In the 1830 Pigots directory there are separate references to the White Hart and Old White Hart suggesting that there were two pubs of this name in Coleford. Again, in the 1837 Robson’s Commercial Directory for Coleford both the Old White Hart and the White Hart are listed concurrently.

I am grateful to John Saunders for the following research and information:

In 1804 Richard Porter began trading as a wine & spirit merchant in premises immediately to the right of the Angel Hotel, known as the White Hart. This would have been a brave move away from the ever popular cider and beer. On his death he left the property to his three children, Richard, Ann and Harriett. Richard ran the White Hart and his sister Ann acting as his house-keeper. Harriett had married George Tippins, a corn factor maltster of Dixton, Monmouth. She continued to use her maiden name as a second name and used it for her children, except for her eldest son. In 1837 she and her husband sold their third share in the property to Richard and Ann. In the conveyance it was stated “The Buck formerly known as the White Hart”. The name had changed in the 1830’s to save confusion with Ye Olde White Hart Inn, that still stands and trades on the corner of Market Place and St. John Street.

Richard carried on the trade of wine & spirit merchant and started to sell beer. He became a prosperous businessman, purchasing the Angel Hotel (which he let to William King), besides purchasing several shops, houses and parcels of land which he let, giving him sufficient income to retire from trade. He let the Buck to his two nephews Henry Porter Tippins and Charles Porter Tippins, and children of his sister Harriet.

Courtesy John Saunders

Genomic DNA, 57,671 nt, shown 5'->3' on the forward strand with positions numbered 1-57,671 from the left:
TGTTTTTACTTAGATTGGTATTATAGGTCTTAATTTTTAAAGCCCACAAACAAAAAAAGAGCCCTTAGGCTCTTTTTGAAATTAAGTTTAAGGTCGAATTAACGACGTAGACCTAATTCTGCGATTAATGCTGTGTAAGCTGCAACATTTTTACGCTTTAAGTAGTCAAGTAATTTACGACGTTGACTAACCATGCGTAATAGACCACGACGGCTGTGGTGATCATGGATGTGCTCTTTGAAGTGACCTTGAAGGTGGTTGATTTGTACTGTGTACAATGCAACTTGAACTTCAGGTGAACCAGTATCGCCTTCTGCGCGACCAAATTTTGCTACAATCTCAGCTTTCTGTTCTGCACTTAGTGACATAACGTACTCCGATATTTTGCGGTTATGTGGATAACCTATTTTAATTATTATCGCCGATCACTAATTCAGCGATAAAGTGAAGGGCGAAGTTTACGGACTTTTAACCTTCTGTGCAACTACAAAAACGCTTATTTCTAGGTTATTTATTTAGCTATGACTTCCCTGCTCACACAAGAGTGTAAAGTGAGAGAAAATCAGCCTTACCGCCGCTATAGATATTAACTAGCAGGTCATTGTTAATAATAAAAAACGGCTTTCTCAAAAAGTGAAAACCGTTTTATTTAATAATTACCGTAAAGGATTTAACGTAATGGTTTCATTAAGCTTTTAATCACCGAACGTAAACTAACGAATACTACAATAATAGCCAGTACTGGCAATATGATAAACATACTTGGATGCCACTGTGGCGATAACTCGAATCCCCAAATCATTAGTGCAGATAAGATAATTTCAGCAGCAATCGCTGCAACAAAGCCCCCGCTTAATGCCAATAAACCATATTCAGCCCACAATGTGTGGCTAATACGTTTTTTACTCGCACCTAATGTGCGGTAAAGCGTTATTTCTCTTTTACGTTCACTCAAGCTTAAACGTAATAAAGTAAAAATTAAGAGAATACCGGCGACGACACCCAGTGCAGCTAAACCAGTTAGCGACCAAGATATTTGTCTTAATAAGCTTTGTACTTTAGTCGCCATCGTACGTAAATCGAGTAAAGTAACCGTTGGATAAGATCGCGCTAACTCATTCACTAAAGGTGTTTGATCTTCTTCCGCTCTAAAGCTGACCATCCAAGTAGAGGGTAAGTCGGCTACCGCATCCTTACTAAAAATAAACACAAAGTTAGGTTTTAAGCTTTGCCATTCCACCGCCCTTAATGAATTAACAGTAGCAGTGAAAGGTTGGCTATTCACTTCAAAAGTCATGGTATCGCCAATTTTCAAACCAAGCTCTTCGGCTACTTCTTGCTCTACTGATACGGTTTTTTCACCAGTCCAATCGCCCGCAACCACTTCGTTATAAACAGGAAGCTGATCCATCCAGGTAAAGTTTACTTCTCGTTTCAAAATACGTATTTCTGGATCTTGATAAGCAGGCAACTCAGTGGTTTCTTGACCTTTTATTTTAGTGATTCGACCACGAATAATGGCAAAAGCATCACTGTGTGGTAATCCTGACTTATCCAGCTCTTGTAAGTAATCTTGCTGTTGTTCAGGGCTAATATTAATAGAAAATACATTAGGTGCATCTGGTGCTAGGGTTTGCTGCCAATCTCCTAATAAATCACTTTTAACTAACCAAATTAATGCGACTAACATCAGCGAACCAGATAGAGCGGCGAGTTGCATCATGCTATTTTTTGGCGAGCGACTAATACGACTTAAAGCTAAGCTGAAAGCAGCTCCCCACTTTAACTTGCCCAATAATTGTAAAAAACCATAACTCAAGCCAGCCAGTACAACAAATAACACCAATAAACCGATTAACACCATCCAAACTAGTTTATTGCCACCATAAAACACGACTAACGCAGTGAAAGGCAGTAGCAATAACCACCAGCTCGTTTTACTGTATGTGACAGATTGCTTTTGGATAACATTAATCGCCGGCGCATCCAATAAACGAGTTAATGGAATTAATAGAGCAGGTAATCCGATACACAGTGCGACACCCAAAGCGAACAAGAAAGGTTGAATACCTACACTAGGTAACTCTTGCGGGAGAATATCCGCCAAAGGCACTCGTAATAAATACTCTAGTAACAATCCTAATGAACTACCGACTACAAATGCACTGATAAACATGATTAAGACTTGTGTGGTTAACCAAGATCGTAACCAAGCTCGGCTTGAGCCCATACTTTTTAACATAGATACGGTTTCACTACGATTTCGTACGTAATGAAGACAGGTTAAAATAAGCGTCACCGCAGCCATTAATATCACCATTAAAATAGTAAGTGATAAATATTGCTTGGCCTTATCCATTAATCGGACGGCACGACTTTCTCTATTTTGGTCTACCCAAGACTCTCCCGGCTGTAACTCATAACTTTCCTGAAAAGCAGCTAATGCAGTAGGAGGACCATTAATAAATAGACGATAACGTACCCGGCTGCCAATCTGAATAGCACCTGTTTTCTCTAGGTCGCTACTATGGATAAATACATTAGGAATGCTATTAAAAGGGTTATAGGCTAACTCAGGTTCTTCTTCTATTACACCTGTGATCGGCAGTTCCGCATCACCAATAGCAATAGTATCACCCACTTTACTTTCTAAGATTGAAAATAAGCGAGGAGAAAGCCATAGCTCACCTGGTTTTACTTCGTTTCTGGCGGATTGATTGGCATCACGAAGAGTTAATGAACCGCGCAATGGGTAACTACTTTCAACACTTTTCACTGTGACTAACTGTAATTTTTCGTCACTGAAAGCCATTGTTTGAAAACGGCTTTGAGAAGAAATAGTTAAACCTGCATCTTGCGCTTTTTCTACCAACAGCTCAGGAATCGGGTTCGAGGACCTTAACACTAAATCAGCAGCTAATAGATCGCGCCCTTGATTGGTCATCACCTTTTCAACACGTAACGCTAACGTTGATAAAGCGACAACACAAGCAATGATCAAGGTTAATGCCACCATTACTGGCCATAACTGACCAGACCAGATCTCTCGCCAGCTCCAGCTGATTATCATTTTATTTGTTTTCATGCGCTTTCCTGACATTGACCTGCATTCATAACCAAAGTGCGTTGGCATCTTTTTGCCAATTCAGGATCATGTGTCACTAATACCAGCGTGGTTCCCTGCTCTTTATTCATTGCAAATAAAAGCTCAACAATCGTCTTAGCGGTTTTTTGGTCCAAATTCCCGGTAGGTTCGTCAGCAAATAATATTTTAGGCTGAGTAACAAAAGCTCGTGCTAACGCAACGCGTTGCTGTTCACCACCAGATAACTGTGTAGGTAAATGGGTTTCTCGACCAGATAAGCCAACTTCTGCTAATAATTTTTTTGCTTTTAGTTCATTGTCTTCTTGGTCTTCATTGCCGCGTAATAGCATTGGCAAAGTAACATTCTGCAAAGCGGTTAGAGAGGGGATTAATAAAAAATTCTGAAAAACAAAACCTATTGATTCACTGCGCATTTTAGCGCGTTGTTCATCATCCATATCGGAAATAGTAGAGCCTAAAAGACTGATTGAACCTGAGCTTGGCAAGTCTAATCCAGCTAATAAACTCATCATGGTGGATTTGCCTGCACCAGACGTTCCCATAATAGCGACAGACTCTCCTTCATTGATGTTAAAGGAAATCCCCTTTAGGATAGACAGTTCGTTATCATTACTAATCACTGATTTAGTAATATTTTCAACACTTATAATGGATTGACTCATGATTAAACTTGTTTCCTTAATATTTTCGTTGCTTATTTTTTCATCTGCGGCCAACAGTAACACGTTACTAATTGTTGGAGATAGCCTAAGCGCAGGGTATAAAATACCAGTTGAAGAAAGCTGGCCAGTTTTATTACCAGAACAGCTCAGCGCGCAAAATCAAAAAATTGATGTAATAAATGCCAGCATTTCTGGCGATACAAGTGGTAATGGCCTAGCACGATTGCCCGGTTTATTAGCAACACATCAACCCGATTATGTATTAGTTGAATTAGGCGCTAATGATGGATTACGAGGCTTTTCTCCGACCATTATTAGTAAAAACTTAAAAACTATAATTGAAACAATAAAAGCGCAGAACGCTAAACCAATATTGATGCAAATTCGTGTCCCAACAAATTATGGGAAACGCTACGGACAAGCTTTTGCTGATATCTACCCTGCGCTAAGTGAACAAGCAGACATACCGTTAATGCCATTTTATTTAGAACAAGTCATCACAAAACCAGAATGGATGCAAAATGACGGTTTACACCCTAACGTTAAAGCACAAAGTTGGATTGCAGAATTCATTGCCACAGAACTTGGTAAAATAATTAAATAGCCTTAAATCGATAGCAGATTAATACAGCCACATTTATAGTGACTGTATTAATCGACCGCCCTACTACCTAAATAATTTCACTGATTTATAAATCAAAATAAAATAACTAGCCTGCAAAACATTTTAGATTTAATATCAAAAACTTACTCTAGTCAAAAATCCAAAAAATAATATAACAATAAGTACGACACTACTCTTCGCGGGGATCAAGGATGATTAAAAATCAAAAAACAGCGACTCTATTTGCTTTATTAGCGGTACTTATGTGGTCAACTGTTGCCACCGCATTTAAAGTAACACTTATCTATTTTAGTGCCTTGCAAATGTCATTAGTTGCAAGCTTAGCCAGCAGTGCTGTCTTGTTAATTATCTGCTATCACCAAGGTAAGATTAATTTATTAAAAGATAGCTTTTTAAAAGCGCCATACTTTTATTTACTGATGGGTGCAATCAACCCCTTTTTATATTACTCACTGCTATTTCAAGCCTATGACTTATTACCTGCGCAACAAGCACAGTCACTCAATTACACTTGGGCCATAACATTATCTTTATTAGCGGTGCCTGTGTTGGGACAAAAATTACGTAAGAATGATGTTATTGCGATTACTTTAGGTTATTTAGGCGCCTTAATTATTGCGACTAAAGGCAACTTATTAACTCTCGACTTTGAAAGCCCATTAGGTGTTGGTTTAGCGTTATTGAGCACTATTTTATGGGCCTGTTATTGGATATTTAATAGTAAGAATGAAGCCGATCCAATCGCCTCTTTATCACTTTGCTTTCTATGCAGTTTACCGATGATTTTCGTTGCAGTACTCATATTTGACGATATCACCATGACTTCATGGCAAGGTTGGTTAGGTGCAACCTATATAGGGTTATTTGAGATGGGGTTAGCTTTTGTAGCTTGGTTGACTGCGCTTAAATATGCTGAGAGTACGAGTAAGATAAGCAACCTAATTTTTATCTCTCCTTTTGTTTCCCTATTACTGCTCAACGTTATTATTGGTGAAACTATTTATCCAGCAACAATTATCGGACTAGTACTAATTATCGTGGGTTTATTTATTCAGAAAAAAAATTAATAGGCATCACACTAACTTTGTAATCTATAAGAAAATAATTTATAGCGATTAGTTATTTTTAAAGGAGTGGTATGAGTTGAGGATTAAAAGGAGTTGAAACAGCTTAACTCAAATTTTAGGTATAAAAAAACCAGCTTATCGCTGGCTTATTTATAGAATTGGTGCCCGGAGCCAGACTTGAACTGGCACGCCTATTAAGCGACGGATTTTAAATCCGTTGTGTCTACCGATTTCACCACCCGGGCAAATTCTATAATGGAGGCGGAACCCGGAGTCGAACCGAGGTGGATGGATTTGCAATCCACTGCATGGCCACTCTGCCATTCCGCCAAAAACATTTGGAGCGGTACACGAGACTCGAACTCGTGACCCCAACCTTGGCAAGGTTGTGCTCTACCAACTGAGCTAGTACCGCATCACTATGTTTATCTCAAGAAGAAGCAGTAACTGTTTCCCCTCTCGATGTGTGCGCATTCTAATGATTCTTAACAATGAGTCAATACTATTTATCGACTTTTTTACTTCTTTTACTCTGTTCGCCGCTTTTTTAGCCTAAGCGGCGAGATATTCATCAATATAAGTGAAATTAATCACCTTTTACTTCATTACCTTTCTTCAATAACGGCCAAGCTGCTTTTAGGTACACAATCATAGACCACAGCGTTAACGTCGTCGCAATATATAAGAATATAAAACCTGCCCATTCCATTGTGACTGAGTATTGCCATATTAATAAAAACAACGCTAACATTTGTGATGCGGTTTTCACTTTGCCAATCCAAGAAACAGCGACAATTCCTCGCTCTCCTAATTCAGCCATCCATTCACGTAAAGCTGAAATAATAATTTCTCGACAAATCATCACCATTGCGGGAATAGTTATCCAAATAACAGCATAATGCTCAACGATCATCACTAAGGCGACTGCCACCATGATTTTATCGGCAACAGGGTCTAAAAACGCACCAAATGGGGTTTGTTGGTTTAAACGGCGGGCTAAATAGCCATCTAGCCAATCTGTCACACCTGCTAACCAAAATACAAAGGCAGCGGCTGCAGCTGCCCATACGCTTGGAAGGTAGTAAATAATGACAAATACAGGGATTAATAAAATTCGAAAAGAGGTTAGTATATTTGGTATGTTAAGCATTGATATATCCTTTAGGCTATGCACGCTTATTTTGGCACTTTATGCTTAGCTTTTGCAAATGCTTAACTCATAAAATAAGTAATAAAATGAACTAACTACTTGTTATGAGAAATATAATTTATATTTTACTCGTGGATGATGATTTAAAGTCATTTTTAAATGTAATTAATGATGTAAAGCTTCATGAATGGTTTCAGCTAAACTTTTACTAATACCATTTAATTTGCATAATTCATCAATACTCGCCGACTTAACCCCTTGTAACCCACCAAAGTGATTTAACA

On his death in 1867 Richard, a bachelor, left all his property to his favourite nephew George Porter Tippins subject to to following bequests that had to be paid within one year of his death: To John Alfred Tippins, £400: to Henry Porter Tippins, £300. Charles Porter Tippins, Ann Porter Tippins and James Harper received £200 each

The brothers decided to go their separate ways. Charles Porter Tippins purchased the Buck and carried on trading as a wine & spirit merchant. In a Kellys Directory for 1870 Charles was advertising that he was an agent for Burton Ales and Dublin Stout. Charles, who remained a bachelor, died on October 2nd 1880, aged just 34. His brother Henry Porter Tippins moved to Monmouth where he established the Monmouth Steam Brewery in 1871. The Buck was then taken over by Matthew Bull.

The Buck, adjacent to the Angel Hotel

Perhaps Matthew Bull had seen the light and had been converted by the Temperance Movement. His wife ran the Buck and Matthew Bull then started another new venture as an auctioneer, which he carried on until his death in 1892. During his time at the Buck, Matthew Bull became a trustee of the Ancient Order of Foresters, Coleford branch, called The Maid of the Forest Court which was an informal friendly society.

P.H. Homer was not to trade for long at the Buck, now called the Buck Wines & Spirit Vaults. The renewal of Homer’s licence was refused in 1885 at the Brewsters Session at Coleford Court. The contents of the premises were up for sale on 18th February 1886.

Courtesy John Saunders

It is believed that at this date a Mr Evans bought the Buck and changed its use to a grocery shop. He was followed by Mr. Little. The property was later acquired by the Midland Bank who rebuilt the building.

The site of the Buck is now the Ritmus Tapas Bar.

The Tapas Bar to the right of the Angel Hotel was the site of the Buck Wine & Spirit Vaults.

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